He went over to Disneyworld,  Florida when he was 8 and just last year some wonderful friends paid for him to go on a cruise around the Mediterranean Sea and to visit Derby in England, where he met a young man with the same illness.

What a wonderful young man, always a smile, despite knowing that he would never walk again, and that one day he was going to pass away.

He passed away on Youth Day last week, aged 21.

I pay tribute to his parents, Michelle and Allan, my sister Kerry and my niece Trevlyn for always being there for Craig….nothing was ever too much trouble for them.

Everyone is going to miss Craig so much. We are so thankful for the 21 years that he spent with us all.

Thanks for listening and I wish YOU all the best, knowing like Craig did, that every day is a gift.

Thank you and God Bless


Mandy Hall Tuck



Tuesday 1 February 2011: 4 years 5 months on …

There are a number of neuro-degenerative diseases. Most people have never heard of them or have needed to pay much attention to them.

At the end of 1999, shortly after returning from a two-week study tour to the University of Disney World in Orlando, Florida, I had undergone surgery to rectify a herniated disc in my neck. A piece of my right hip bone was used to fuse two vertebrae in my neck!

In September 2006, just before my 50th birthday, I became aware that my left hand and arm were not functioning properly. As these were similar symptoms to those that had appeared previously, I thought that it was merely a recurrence of the problems of 1999. However, that was not to be, and it was after six months of medical tests that I was advised, on Thursday 8 February 2007 that I, most probably, had, what was referred to as an extra-pyramidal Parkinsonian disorder called corticalbasal degeneration. I was informed that I would become severely incapacitated within three years, BUT I was also told that there was a possibility that after five years I would possibly be able to return to sue the specialist for having made an incorrect diagnosis.

I have subsequently searched the internet and read many articles on CBD and various other neurological (and other) disorders. Most people have heard of Parkinson ’s disease (PD), but even then, more often than not, joke about the condition as the one where people rattle and roll and shake tea-cups and drop their cutlery. In fact, there are many differing types of PD, and no two people may have exactly the same symptoms. Some people with PD do not even have the shakes!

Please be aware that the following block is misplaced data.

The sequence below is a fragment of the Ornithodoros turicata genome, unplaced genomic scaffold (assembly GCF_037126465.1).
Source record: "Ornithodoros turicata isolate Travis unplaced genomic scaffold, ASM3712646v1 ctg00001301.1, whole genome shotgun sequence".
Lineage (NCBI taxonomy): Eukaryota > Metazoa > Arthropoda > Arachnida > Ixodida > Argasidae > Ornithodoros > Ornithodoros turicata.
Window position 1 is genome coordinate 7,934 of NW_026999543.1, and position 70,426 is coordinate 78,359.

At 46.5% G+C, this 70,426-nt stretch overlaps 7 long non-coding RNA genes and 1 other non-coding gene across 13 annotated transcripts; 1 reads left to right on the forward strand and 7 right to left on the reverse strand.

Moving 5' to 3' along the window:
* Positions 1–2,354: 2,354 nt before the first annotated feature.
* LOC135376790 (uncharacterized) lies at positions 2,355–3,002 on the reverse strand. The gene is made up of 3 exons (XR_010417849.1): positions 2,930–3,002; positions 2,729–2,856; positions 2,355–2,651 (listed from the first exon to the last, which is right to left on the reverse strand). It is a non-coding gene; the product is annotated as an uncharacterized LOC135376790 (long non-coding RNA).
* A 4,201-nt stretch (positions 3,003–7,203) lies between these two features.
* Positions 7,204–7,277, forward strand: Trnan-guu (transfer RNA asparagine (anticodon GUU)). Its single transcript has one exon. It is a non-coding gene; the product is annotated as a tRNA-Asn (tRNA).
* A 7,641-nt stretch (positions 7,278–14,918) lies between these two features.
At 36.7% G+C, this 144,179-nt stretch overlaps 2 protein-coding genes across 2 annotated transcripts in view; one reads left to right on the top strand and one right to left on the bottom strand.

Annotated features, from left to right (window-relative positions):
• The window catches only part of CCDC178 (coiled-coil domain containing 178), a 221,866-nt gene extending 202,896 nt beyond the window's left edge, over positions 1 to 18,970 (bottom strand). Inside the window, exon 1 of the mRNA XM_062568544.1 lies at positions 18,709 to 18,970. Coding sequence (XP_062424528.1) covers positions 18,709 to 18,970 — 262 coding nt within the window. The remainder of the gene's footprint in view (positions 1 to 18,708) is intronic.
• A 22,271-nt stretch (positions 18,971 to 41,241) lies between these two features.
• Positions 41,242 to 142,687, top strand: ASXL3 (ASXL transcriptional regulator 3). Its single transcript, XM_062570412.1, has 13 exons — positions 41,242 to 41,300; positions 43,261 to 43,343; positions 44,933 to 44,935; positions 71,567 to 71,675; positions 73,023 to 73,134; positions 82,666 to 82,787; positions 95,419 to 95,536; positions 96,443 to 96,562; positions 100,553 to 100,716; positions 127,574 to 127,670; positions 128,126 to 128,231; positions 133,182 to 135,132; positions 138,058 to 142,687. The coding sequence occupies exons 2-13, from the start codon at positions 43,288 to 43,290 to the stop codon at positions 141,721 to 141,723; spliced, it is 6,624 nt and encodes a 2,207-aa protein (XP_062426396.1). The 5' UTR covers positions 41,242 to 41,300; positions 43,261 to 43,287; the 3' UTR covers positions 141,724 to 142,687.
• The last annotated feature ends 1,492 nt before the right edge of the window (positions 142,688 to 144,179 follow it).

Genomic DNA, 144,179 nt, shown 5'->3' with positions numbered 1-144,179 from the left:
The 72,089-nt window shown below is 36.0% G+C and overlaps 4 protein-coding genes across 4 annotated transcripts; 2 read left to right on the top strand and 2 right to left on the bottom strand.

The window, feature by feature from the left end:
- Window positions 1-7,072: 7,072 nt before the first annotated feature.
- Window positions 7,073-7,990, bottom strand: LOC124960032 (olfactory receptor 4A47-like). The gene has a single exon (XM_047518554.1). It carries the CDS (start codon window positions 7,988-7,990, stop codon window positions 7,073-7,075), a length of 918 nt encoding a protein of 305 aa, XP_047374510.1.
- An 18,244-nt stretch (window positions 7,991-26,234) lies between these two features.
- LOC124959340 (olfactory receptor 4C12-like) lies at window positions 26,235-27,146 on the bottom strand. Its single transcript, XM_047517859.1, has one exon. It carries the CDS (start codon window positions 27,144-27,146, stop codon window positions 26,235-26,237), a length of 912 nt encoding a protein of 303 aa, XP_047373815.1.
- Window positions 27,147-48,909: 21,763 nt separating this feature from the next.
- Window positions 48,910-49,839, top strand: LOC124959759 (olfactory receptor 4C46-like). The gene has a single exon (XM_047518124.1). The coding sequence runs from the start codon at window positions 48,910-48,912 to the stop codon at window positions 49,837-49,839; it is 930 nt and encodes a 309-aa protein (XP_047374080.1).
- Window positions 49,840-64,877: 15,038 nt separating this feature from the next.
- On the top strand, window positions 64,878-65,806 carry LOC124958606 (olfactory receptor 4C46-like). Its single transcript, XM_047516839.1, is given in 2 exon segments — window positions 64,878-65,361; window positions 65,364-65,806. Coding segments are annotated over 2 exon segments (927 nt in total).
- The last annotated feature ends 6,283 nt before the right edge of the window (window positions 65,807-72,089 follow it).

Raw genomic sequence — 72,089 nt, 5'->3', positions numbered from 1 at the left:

There are numerous neurological illnesses, diseases or syndromes or whatever you want to call the affliction. In my reading, I have encountered many, such as corticalbasal degeneration (CBD) – sometimes referred to as corticobasal degeneration, or corticalbasal ganglionic degeneration (CBGD). Then there is Amyotrophic Lateral Sclerosis (ALS) – in the USA often referred to as Lou Gehrig Disease, Motor-neurone disease (MND), Progressive Supranuclear Palsy (PSP), etc etc. (Often Muscular Dystrophy [MD] is also thought of as a neurological illness, but is, in fact, a hereditary muscle disease that leads to paralysis.)

It would appear that even two people diagnosed with the same illness do not necessarily experience all the same symptoms.

Two well known people with the same diagnosis: Morrie Swartz – of  the book / movie / stageshow “Tuesday’s with Morrie” fame had ALS, diagnosed in August 1994 and given two years – he died slightly more than one year later. Professor Stephen Hawking was diagnosed with ALS at the age of 21 in 1963 and given 2 – 3 years to live. He is still alive today at the age of 69 – completely paralyzed and speechless.

There are a whole lot of boxes each with a different label depicting a different condition. The problem is that it is extremely difficult to put a specific condition into a specific box. The reason being that these conditions all seem to overlap and symptoms from one condition or one patient may or may not appear in another condition or in another patient. And all they have to go on are the symptoms that they are able to observe.

To complicate matters more, it is almost impossible to conclusively put a condition into a specific box (or give it a specific label) unless one delves into the deep recesses of the human brain. And that, of course, is impossible until the person has died and the medical fundi’s are then able to scratch around in the brain and decipher just what went wrong! In more than 50% of cases of neurological disorders, it has been shown in death that the diagnosis in life has been incorrect!